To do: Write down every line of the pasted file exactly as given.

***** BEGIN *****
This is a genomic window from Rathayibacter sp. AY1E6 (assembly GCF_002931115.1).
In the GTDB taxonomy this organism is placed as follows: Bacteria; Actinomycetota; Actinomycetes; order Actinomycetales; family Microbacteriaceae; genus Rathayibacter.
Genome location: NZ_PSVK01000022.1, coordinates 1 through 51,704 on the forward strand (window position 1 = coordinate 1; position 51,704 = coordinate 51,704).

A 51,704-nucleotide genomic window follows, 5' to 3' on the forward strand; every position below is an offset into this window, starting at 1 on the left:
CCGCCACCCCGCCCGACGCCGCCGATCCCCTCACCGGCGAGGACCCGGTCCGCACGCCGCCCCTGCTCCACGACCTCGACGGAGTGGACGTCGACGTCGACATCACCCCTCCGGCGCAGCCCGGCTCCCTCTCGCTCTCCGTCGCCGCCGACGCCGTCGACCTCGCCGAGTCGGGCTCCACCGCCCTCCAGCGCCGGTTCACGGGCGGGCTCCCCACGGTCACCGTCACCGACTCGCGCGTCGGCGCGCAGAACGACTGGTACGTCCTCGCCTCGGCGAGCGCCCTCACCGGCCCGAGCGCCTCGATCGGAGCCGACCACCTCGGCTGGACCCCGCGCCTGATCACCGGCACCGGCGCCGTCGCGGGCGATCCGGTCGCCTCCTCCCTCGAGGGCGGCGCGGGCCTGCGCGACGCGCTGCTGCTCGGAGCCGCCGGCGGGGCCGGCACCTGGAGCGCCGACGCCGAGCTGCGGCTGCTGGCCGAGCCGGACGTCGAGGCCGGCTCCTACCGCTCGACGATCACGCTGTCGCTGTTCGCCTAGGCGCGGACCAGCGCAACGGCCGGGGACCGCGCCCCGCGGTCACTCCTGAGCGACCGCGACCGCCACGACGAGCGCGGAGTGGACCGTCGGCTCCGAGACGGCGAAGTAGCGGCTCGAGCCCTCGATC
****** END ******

This is a genomic window from Rathayibacter sp. AY1E6 (assembly GCF_002931115.1).
In the GTDB taxonomy this organism is placed as follows: Bacteria; Actinomycetota; Actinomycetes; order Actinomycetales; family Microbacteriaceae; genus Rathayibacter.
Genome location: NZ_PSVK01000022.1, coordinates 1 through 51,704 on the forward strand (window position 1 = coordinate 1; position 51,704 = coordinate 51,704).

A 51,704-nucleotide genomic window follows, 5' to 3' on the forward strand; every position below is an offset into this window, starting at 1 on the left:
CCGCCACCCCGCCCGACGCCGCCGATCCCCTCACCGGCGAGGACCCGGTCCGCACGCCGCCCCTGCTCCACGACCTCGACGGAGTGGACGTCGACGTCGACATCACCCCTCCGGCGCAGCCCGGCTCCCTCTCGCTCTCCGTCGCCGCCGACGCCGTCGACCTCGCCGAGTCGGGCTCCACCGCCCTCCAGCGCCGGTTCACGGGCGGGCTCCCCACGGTCACCGTCACCGACTCGCGCGTCGGCGCGCAGAACGACTGGTACGTCCTCGCCTCGGCGAGCGCCCTCACCGGCCCGAGCGCCTCGATCGGAGCCGACCACCTCGGCTGGACCCCGCGCCTGATCACCGGCACCGGCGCCGTCGCGGGCGATCCGGTCGCCTCCTCCCTCGAGGGCGGCGCGGGCCTGCGCGACGCGCTGCTGCTCGGAGCCGCCGGCGGGGCCGGCACCTGGAGCGCCGACGCCGAGCTGCGGCTGCTGGCCGAGCCGGACGTCGAGGCCGGCTCCTACCGCTCGACGATCACGCTGTCGCTGTTCGCCTAGGCGCGGACCAGCGCAACGGCCGGGGACCGCGCCCCGCGGTCACTCCTGAGCGACCGCGACCGCCACGACGAGCGCGGAGTGGACCGTCGGCTCCGAGACGGCGAAGTAGCGGCTCGAGCCCTCGATC